In the spirit of Goodnight Moon and The Curious Garden comes a stunning debut picture book filled with whimsy and creativity from brothers Terry and Eric Fan.
One day, William discovers that the tree outside his window has been sculpted into a wise owl. In the following days, more topiaries appear, and each one is more beautiful than the last. Soon, William’s gray little town is full of color and life. And though the mysterious night gardener disappears as suddenly as he appeared, William—and his town—are changed forever.
With breathtaking illustrations and spare, sweet text, this masterpiece about enjoying the beauty of nature is sure to become an instant classic.
Terry Fan received his formal art training at Ontario College of Art and Design in Toronto, Canada. His work is a blend of traditional and contemporary techniques, using ink or graphite mixed with digital. He spends his days (and nights) creating magical paintings, portraits, and prints. Terry is the cocreator of The Night Gardener and It Fell from the Sky. Born in Illinois, he now lives in Toronto. Visit him online TheFanBrothers.com.
Eric Fan is an artist and writer who lives in Toronto, Canada. Born in Hawaii and raised in Toronto, he attended the Ontario College of Art and Design, where he studied illustration, sculpture, and film. He has a passion for vintage bikes, clockwork contraptions, and impossible dreams. Eric is the cocreator of The Night Gardener and It Fell from the Sky. Visit him online TheFanBrothers.com.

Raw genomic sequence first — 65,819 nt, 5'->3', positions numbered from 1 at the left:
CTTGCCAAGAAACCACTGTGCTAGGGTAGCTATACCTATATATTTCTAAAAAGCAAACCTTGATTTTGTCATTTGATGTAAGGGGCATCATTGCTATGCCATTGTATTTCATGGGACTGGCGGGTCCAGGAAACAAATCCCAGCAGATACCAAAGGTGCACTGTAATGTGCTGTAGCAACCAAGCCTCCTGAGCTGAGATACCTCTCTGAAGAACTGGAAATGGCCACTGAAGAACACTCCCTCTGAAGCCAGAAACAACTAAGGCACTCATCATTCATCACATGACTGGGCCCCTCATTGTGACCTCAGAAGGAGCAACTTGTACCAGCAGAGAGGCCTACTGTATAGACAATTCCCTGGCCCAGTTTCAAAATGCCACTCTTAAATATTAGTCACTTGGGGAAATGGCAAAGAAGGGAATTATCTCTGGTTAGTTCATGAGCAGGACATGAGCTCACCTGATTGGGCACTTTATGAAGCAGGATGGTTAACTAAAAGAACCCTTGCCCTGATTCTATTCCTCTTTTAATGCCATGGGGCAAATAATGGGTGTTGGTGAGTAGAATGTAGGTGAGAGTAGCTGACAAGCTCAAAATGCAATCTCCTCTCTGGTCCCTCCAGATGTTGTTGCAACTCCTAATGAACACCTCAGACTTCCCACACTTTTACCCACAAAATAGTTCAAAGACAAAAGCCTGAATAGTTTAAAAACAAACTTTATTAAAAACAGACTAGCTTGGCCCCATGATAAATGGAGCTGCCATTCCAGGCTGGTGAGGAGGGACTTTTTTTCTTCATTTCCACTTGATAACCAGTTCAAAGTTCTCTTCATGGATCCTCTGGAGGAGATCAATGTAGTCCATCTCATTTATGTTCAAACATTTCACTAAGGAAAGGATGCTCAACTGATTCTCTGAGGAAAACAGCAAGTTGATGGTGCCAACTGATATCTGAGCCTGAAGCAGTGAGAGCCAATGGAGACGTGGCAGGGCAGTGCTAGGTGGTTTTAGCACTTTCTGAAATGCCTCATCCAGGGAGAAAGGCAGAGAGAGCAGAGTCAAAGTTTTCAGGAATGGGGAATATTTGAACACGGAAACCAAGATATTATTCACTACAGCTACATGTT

"The message about the transformative power of art is a powerful one, and the intriguing premise and graceful art are definitely captivating. Reminiscent of Chris Van Allsburg’s imaginative works as well as Lane Smith’s Grandpa Green."
“The Night Gardener is visual storytelling at its best.”
"An elegant picture book that celebrates creativity and community."
"It is a pleasing collaboration with art bound to both haunt and delight."
"A treat, with artwork worth lingering over."
“An uplifting testament to the effect that a caring adult can have on a lonely child…Visual pleasure abounds.”